Blackjack Bad Beat Progressive @ Barona Casino
My local Barona Casino offers a $1 progressive blackjack side bet that pays when your 20 loses to a dealer 21. The payout depends on the number of dealer cards, where the payout increases with the number of cards in the dealer’s hand. The progressive pays out when your 20 is beaten by a 7-or-more card dealer 21.
|Number of Dealer Cards||Payout||Probability*||Return|
|7 or more cards||100%||4.6827e-6||jackpot/213,500|
*calculated using basic strategy (includes surrenders and other decisions that are not optimal for the sidebet).
**magic card average frequency assumed at 1-every-26 hands, and average 3 cards/hand
So, the break-even point for the jackpot is about $100,000. I used basic simple strategy and a 6 deck shoe in this analysis.
Effect of Shoe Depth on EV
While looking for a counting edge on this side bet, I ran into a very pronounced effect of shoe depth on the bet EV. I was expecting the random distribution of cards at the end of the shoe to distribute the EVs around 0. Well, I did find a roughly bell-shaped distribution of EVs, but I discovered that the average return decreases sharply with the shoe depth.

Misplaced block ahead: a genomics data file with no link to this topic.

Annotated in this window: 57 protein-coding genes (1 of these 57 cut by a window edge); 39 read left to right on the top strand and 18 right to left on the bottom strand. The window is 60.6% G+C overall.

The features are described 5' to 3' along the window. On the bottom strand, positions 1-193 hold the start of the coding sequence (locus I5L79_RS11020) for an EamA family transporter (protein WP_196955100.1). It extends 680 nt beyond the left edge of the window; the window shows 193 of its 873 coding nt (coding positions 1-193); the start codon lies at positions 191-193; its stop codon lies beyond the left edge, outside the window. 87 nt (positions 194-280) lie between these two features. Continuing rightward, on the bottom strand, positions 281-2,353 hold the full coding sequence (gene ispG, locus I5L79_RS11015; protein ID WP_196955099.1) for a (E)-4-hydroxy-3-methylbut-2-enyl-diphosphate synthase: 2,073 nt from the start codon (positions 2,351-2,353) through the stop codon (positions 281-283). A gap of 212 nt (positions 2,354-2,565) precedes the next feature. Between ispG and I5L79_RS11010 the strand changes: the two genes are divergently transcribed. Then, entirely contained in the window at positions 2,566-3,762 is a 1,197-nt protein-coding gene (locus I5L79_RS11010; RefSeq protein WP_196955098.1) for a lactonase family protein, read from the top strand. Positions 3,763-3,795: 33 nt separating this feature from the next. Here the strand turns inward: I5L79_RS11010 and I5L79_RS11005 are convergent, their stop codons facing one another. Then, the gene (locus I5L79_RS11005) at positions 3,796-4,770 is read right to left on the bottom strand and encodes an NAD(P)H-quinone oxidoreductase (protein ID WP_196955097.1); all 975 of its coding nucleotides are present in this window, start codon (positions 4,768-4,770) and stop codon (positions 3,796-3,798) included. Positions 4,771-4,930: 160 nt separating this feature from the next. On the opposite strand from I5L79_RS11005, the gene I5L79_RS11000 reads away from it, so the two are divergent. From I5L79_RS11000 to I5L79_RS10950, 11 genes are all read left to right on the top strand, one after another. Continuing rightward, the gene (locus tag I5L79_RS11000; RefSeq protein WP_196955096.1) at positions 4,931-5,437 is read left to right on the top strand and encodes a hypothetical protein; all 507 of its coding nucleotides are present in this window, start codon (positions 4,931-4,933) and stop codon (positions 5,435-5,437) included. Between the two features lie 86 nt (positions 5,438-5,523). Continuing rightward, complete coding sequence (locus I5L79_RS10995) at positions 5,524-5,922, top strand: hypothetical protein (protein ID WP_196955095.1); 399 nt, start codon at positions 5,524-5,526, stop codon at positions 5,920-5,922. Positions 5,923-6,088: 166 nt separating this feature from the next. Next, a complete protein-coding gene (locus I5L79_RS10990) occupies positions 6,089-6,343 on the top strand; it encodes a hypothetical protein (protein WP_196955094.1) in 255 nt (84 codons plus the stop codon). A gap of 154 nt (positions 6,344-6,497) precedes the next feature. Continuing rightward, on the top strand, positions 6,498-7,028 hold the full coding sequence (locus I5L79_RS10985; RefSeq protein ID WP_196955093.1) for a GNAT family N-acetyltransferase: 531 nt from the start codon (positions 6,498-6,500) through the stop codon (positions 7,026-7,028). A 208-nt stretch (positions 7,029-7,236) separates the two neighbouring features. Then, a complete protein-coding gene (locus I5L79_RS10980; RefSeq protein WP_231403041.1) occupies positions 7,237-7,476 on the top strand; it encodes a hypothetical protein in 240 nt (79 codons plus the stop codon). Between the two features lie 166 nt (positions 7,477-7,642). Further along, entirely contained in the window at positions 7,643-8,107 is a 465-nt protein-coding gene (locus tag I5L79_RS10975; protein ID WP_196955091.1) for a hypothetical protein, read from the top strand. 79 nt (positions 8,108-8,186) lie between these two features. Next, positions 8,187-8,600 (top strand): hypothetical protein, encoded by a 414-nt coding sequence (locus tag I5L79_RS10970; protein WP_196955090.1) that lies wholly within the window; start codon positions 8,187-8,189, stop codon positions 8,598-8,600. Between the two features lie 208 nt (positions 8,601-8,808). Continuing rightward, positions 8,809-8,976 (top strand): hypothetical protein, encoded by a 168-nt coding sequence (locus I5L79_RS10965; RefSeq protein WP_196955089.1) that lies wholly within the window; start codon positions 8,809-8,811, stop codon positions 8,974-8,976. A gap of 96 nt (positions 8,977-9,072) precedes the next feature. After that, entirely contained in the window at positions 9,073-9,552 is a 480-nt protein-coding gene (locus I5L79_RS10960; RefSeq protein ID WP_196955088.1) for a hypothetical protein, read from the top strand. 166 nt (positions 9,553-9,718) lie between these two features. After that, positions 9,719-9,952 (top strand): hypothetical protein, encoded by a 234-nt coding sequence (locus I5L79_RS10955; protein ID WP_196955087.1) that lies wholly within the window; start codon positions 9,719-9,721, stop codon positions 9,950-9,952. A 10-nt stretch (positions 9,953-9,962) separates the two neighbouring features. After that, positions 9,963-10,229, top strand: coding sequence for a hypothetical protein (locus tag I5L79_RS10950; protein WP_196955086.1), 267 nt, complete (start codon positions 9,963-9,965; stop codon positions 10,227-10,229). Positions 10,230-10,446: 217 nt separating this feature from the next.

What this means is that as you reach the end of the shoe, the average return of the bad beat side bet decreases very quickly. Most bets don’t behave like this. You want the bet to have the same average return at the start of the shoe as at the end of the shoe. Imagine if blackjack started at a 0.5% house edge for the first hand, but for the last hand ended up at a 50% house edge, on average. Most people wouldn’t stand for that (if they knew it was happening). [You’d probably sense such a bias on an “even-money” bet, but not for a bet that hits < 2% of the time.]
I've plotted out some curves to shoe the effect of shoe depth on the bad beat EV. I set the jackpot at $100k, so the EV for a full six-deck shoe is near 0 (magic card not included). Then, I plotted EV vs. number of decks in the shoe, assuming no missing cards (i.e., a neutral shoe). So, in the graph below, 0.5 decks means half a deck.
The above graph shows the big disparity between playing the bonus at a 6-deck shoe game vs. a double-deck pitch game. The graph also reflects the bet’s average as a function of decks remaining in the shoe. Taking an extreme example (1/2 deck remaining in shoe; most houses shuffle before this point), the distribution of actual EVs is sampled in the below graph. Note how it’s shaped mostly below the -41.5% average return of the above graph.
This effect is probably due to the fact that you need a lot of perfect cards to make a 7-or-more card dealer 21. When you run low on cards, there’s probably much fewer ways (percentage-wise) to make the perfect hand. Some players might intuitively suspect this, or at least would not be surprised when they see these results.
So be careful with this bet. It gets a lot worse than you think it might, especially at the end of the shoe.